Expert faculty from disciplines across the University are engaged in the Ph.D. program through teaching the interdisciplinary core courses, serving as dissertation mentors and committee members, and serving as qualifying examination evaluators. There are several specialization tracks that capitalize on the particular strengths of Marywood’s faculty across a variety of disciplines.

Program Structure

This 60-credit program leading to the degree of Doctor of Philosophy (Ph.D.) has interdisciplinary and research courses as its core, to which discipline-focused areas of concentrated specialization are added. Flexible program options enable students to pursue the doctoral degree either full- or part-time and to design a program of studies geared to meet their professional objectives. The program does not require residency on campus since most courses are offered on the weekday evenings to fit the hours of working professionals. Continuous registration each semester is required. Degree completion is expected within seven years of program entry.

Specialization Tracks

Educational Administration is recommended for those planning a career in the leadership of educational institutions at the elementary or secondary level or similar academic institutions. It incorporates the regulations of the Pennsylvania Department of Education for the post-master's Letter of Eligibility for School Superintendents.

Higher Education Administration is recommended for those who are planning a career in leadership roles as an administrator at an institution of higher education.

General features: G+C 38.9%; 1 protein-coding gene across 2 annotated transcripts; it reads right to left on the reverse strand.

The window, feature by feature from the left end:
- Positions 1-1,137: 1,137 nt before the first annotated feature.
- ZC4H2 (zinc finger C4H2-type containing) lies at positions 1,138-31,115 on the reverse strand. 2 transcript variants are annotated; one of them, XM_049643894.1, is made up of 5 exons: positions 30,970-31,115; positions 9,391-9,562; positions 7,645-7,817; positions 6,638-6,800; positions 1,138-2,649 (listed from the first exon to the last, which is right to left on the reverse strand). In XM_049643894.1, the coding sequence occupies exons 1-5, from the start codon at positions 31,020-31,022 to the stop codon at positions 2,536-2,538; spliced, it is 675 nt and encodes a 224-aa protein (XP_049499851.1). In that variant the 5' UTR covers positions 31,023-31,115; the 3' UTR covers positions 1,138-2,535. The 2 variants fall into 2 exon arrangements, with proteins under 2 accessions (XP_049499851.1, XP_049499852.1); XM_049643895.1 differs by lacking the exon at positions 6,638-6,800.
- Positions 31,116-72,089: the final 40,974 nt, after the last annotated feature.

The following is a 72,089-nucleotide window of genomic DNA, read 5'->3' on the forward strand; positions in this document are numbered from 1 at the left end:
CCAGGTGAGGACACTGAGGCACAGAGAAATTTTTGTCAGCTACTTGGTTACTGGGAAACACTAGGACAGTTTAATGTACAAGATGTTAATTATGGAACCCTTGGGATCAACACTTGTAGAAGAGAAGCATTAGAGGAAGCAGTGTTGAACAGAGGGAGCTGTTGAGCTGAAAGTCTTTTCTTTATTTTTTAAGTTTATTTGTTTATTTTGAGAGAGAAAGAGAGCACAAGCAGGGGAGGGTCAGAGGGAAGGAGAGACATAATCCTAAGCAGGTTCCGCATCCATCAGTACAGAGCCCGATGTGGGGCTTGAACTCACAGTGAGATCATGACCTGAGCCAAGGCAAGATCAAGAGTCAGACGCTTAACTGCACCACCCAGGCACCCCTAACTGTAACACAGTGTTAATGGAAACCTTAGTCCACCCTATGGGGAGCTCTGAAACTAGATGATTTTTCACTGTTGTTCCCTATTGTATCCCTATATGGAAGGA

Instructional Leadership is recommended for individuals who plan careers as faculty members at the college or university level. It also prepares individuals to direct corporate training and professional development. It incorporates the requirements for the Pennsylvania Department of Education post-master's Supervisor of Curriculum and Instruction certification.

Health Promotion is recommended for those interested in administration, consultation, and evaluative research in the evolving health care and health promotions environments. Students develop the knowledge, research, and leadership skills necessary for work opportunities in the implementation and evaluation of health promotion programs.

Curriculum

This 60-credit program leading to the degree of Doctor of Philosophy (Ph.D.) combines core courses common to all students, including team-taught interdisciplinary and research core courses, with discipline-based areas of concentrated specialization.

The Interdisciplinary Core

(12 credits)

D/HD 1021 Development and Change: Theoretical Foundations
3
D/HD 1031 Social and Economic Dimensions of Human Development
3
D/HD 1041 The Physiological and Psychological Bases of Human Development
3
D/HD 1100 Professional Ethics 3

The Research Core

(12 credits)

D/HD 1011 Advanced Statistical Analysis
3
D/HD 1013 Advanced Correlation
3
D/HD 1015 Qualitative Research
3
D/HD 1017 Quantitative Methodology
3

The Specialization Tracks

(24 credits)

For each specialization track there are a number of required specialty courses complimented by a variety of elective course options. Required courses in each specialization track include: